Inquiries: James Neville (‘Sitearm Madonna’ in SL) sitearm@gmail.com

Module History

In 2009, the ‘Is One Life Enough’ module was founded for Dublin Institute of Technology DIT students by (then) Head of School, John O’Connor (‘Acuppa Tae’ in SL), and eLearning Development Officer, Claudia Igbrude (‘Locks Aichi’ in SL).

In 2010, IOLE received the ‘Jennifer Burke Innovation in Teaching and Learning Award’ from the Irish Learning Technology Association and Dublin City University. Also in 2010, module eligibility was expanded to the greater Second Life Community via collaboration with Dublin Virtually Live Owner, John Mahon (‘Ham Rambler’ in SL).

In 2012, IOLE received the ‘Further and Higher Education Innovation Award’ from Learning Without Frontiers (London, UK). Also in 2012, Dr. Dudley Turner (Dudley Dreamscape in SL) graduated from the Autumn 2012 module as a Second Life Student.

In 2014, module eligibility was further expanded to University of Akron students via collaboration with Dr. Turner.

Organization History

Dublin Institute of Technology is the largest provider of third level education in Ireland with degree awarding authority and is on track to be Ireland’s first nationally accredited technological university.

Dublin in Second Life is a recreation of Dublin City online, celebrating the music, art, education, culture, and enterprise of Ireland and is a premier member of the broad Second Life Community, recognized by both Residents and Linden Lab Top Management.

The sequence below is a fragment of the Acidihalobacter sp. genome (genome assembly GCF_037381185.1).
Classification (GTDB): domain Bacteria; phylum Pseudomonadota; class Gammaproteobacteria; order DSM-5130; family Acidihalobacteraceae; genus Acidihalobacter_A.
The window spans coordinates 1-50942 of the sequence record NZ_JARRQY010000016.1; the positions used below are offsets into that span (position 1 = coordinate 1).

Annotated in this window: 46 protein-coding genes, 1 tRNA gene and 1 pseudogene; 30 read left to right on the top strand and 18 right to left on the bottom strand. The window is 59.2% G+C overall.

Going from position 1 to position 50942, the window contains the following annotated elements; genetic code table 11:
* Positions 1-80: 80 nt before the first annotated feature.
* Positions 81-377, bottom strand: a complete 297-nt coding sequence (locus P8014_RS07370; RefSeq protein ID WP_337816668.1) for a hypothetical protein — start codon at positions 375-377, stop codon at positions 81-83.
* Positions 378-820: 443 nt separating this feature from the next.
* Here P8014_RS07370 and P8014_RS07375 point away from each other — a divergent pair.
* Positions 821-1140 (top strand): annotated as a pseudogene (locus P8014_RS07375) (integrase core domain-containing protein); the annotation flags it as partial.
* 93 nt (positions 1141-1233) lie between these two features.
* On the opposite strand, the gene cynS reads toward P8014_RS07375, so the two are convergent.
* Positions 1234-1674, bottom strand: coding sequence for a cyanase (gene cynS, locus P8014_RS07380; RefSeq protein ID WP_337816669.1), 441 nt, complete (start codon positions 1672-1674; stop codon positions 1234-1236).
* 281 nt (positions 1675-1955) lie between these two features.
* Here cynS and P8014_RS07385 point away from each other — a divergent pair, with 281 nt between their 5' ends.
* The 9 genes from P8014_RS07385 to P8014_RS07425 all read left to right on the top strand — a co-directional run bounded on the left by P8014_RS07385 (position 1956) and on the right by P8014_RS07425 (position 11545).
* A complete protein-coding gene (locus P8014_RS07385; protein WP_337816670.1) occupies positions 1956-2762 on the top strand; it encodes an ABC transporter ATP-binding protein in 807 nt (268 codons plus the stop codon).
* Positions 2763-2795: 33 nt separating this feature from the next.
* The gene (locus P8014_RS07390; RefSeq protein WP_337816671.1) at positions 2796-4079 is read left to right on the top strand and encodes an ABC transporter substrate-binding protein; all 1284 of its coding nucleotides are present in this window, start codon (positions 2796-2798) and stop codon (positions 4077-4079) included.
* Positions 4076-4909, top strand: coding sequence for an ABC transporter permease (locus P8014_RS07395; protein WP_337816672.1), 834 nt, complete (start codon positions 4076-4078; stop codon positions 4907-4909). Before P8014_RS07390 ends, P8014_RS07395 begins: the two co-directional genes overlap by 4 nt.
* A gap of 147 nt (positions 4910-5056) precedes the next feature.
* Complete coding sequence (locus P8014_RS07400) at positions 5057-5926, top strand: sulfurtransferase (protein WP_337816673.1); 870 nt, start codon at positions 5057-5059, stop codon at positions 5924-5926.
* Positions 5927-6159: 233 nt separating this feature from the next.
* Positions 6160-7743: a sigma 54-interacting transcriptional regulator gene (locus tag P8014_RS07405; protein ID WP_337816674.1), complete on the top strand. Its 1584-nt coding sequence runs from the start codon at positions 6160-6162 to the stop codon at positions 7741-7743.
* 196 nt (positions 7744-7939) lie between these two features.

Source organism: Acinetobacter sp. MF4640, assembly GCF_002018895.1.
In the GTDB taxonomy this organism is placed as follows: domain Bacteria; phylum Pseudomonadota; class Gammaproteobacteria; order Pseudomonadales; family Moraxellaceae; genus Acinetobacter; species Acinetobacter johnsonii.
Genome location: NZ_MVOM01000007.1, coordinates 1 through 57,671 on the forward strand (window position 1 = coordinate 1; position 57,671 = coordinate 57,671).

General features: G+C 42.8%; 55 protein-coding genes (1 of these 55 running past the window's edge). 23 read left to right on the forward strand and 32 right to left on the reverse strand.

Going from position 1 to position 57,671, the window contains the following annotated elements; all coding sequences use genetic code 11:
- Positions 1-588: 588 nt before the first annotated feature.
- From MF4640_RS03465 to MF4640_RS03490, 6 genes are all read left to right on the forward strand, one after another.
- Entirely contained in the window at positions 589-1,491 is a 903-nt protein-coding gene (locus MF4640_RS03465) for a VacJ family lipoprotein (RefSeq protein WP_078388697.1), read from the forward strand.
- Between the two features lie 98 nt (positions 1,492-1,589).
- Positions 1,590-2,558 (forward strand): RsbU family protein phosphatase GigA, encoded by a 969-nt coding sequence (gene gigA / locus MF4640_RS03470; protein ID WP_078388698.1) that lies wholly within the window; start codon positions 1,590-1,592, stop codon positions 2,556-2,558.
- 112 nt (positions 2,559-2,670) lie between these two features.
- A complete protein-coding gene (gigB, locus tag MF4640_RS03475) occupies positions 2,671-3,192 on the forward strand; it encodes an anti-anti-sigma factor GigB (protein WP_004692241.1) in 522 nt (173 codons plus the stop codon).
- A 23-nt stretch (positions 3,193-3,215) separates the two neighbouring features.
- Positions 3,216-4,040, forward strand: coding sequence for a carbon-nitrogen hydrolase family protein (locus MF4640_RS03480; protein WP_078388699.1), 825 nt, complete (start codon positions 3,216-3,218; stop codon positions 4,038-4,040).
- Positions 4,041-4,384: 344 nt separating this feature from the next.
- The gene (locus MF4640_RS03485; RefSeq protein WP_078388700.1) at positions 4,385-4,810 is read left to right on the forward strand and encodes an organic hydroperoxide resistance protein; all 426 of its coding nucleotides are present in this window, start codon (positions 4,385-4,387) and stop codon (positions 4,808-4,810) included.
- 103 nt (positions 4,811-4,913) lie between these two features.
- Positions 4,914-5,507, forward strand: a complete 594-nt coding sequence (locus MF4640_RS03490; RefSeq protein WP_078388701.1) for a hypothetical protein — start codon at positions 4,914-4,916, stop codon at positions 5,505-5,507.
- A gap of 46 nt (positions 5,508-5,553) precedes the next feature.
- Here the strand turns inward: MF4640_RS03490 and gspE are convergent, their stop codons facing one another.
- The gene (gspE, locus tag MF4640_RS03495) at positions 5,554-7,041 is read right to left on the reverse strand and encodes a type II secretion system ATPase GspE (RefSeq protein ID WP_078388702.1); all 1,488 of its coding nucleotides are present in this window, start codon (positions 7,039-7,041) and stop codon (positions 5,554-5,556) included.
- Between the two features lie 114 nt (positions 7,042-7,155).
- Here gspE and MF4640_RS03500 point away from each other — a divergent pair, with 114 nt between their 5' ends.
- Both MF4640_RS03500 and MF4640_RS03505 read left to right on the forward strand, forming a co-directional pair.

University of Akron is one of America’s strongest public universities, focused on innovation, entrepreneurship and economic growth.

Vitae

John O’Connor is a Director of Dublin Institute of Technology (DIT) in Dublin, Ireland, and Dean of the College of Arts and Tourism. His work includes sitting on the Senior Leadership Team of DIT, teaching the award winning module, ‘Virtual Environments: Is one life enough?’ and promoting Dublin as a creative city and thriving economic hub. His academic interests include: access to education for isolated communities; the use of technology to support learning; typography; and development of the professional design sector in Ireland.